Imagine, for a moment, a rather different revised liturgy. There would be a whole season centred around Genesis chapter 1 which would parallel the season centred on St John chapter 1. The dramatic announcement 'In the beginning God created the heavens and the earth', heralding Creation Season, would complement the announcement 'In the beginning was the Word', heralding Redemption Season.
The first Sunday of this new season would be called Creation Day and dedicated to the Sun, the Moon and all the Stars. A sacred minister would walk through darkness and total silence to the chancel steps to cry 'Let there be Light'. Then, as slender fingers of light gently suffused throughout the microcosm of this holy temple, the choir would break into a triumphant 'The heavens are telling the glory of God and the firmament sheweth his handiwork'. The second Sunday of the Creation season would be the Festival of Earth, Air, Fire and Water. We would say together the Benedicite omnia opera: 'O all ye works of the Lord: bless ye the Lord'.
On the third Sunday in the Creation Season we would celebrate the Festival of All Creatures. First, there would be a protective litany for the birds of the air, the beasts of the field, and the fishes of the sea, especially that great Leviathan, the endangered whale. Then there would be a second protective litany for tree and verdure, flower and fern, wheat and vine. A solemn moment of silence would follow in recollection of the destruction of creatures and the decimation of resources.
On the fourth Sunday we would gather for the Festival of our Common Humanity, or of the Creation of Man, and we would remember that 'Thou but made man but a little lower than the angels and crowned him with glory and honour'. And here there would be a second moment of solemn silence as we asked ourselves 'What is Man?' And we would recollect that we are merely dust and to dust we shall return. We would remember death.
Perhaps the final Sunday of the Creation Season would be a festival of Reverence for Life, for the contemplation of the infinite variety of species and kinds and orders of being; for the returning mystery of times and seasons, seedtime and harvest; for the mystery of Desire, for the cleaving together of man and woman and for the mysterious emergence of the newly born.
A liturgy of this kind corresponds to the way many of our contemporaries feel, especially younger people. They feel protective about the earth and about its resources: they desire to save the whales or save the trees or the biosphere. Their rites are rites of natural harmony following the rotation of Spring and Autumn, Midsummer and Midwinter; their temple is any numinous knoll in Arthur's country or Merlin's land. Such people seek after a wisdom of the body, of the self and the earth, and uncover that wisdom by contemplation and natural spontaneity.
But there are difficulties, which are partly indicated by a dispute between my youngest son, Magnus, and his dog, Megan. Out of respect for the brute creation Magnus gave up meat, but he went on to propose that Megan do the same as a measure of cross-species solidarity. He met with a rather 'brutal', indeed a rather dogged, response. Megan is a 'good dog', as doggedness goes, but in her part of creation, though it wouldn't be true to say that 'dog eats dog', dog definitely does eat meat.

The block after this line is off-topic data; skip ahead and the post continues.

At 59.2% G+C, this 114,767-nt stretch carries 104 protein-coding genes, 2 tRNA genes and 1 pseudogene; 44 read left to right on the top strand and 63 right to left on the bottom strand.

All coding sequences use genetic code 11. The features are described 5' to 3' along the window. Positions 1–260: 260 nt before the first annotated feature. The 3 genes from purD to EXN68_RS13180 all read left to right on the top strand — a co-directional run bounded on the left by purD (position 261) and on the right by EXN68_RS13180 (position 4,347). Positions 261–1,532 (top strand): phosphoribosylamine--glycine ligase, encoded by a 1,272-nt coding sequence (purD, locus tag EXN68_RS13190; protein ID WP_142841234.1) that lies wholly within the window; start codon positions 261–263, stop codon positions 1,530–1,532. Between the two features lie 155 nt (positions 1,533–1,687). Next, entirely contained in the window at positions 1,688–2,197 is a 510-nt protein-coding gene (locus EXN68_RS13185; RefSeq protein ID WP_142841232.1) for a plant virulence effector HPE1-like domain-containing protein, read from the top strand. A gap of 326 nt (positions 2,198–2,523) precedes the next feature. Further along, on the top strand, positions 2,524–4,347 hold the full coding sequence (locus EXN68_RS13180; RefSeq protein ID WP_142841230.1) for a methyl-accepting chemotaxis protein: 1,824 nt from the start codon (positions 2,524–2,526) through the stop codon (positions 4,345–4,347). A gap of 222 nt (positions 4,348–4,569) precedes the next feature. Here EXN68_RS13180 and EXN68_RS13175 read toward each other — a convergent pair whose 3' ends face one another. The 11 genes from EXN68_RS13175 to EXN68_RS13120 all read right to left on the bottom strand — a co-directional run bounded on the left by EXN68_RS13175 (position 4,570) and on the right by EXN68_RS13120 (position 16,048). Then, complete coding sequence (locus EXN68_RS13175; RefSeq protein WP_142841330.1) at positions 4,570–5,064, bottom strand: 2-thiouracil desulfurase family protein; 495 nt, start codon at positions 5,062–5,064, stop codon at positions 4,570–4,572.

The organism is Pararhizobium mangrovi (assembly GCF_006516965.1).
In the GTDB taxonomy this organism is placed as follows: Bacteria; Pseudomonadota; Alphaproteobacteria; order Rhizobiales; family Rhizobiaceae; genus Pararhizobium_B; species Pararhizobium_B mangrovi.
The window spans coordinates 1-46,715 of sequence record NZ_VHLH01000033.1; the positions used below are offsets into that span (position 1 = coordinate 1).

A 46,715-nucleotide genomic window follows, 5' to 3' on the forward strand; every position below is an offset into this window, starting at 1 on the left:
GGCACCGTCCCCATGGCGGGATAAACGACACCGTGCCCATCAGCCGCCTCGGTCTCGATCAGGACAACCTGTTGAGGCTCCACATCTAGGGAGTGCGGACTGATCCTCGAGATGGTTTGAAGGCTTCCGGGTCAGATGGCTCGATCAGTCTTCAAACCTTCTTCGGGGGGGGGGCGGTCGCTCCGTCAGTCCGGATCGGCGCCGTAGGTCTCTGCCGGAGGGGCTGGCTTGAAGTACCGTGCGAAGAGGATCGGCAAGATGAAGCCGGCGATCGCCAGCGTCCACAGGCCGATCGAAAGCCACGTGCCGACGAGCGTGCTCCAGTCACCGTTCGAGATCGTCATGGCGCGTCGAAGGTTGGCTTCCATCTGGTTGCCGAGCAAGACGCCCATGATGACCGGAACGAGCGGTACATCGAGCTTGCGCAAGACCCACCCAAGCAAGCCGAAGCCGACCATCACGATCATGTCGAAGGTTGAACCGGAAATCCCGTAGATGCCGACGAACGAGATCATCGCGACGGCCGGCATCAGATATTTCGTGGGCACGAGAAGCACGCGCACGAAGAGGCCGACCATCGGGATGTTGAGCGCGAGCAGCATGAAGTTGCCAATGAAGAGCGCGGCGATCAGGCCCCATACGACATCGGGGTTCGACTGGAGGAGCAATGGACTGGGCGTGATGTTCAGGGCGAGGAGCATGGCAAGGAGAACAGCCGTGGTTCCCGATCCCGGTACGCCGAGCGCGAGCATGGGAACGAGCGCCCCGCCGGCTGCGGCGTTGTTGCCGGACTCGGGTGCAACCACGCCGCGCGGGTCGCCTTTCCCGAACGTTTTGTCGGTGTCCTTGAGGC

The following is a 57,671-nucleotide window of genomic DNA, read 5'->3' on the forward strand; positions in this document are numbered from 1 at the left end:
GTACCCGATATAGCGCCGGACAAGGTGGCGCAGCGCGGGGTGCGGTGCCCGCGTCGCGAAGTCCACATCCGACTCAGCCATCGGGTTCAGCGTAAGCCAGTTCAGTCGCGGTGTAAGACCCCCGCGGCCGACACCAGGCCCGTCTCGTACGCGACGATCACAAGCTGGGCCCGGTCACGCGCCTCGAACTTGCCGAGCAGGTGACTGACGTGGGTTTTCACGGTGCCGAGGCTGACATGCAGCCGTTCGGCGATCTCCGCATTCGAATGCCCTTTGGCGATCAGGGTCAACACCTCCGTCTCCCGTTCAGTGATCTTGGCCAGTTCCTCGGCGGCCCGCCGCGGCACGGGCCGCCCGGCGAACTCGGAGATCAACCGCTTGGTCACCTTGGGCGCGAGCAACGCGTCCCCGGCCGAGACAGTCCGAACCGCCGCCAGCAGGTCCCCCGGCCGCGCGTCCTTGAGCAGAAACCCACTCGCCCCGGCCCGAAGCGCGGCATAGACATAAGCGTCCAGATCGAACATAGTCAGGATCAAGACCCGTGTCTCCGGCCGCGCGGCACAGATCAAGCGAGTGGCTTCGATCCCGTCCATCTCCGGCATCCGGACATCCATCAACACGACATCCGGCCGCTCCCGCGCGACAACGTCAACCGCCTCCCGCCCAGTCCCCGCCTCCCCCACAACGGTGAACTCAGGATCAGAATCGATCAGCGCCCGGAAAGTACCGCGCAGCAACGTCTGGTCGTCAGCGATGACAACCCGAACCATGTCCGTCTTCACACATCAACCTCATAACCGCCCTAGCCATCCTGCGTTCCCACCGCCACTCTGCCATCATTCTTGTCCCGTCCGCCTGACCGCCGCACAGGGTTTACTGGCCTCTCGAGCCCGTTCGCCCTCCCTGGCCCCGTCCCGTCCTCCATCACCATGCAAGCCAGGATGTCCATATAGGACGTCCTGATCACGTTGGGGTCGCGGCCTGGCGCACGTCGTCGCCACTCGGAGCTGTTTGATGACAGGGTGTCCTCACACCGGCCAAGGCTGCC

The point is that Megan behaves well, but she does not reflect on the nature and quality of her acts, which is to say she lacks language, and morality, and history. Megan is innocent and natural; she is not Christian. We, however, speak, reflect, know good and evil, and have been ejected from nature into history. We cannot live in the garden of nature doing what comes naturally, unaware of time except for the rotation of the seasons and the phases of the moon.
We remember, we anticipate, and our language shows we have reflected, and know good and evil. Of course, we are also part of nature and caught up in its rotation of life and death: Genesis is the background to our liturgy. The heavens do tell the glory of God. But a liturgy which has regressed from history to nature does not speak truth to our condition, even though it cannot evade the knowledge of death and of misuse and disharmony. It has, at least, to have those two moments of silence.
So Christian liturgy is set in historical time and tells a story of remembrance and anticipation, good and evil, promise and judgement.
Nature being neither moral nor historical can be accounted innocent. Being natural requires us to cope with disharmony merely by adjustment and to cope with death merely as an item in the natural rhythm of existence. To partake of such an innocence is to share the life of the garden before acquaintance with good and evil. But in truth we have been ejected from the garden and cannot regress to innocent ignorance.
Nevertheless, we pretend, and that pretence leads us into several kinds of abuse. We abuse the idea of innocence by claiming it means moral goodness tried and true rather than this simple ignorance of good and evil. And then we go on to suppress the reality of evil, and claim it is merely the upshot of circumstances, and can be dealt with by altering the circumstances. Therefore, it requires no forgiveness or redemption. Of course, circumstances and contexts matter a great deal. But when we have monitored and uncovered every circumstance, we are still left with the mystery of iniquity and, therefore, with the necessity of redemption. That lost experience and crippled humanity has to be brought back and restored.
The Christian religion is not based on a response to a local disharmony, or on a small crack just at the edge of the human mirror of the image of God. It is based rather on a fundamental fracture or primal crime in which we are all implicated by being human. That is why this Advent Season leaves aside the cycle of nature and instead aligns itself with human history and focuses on time to come.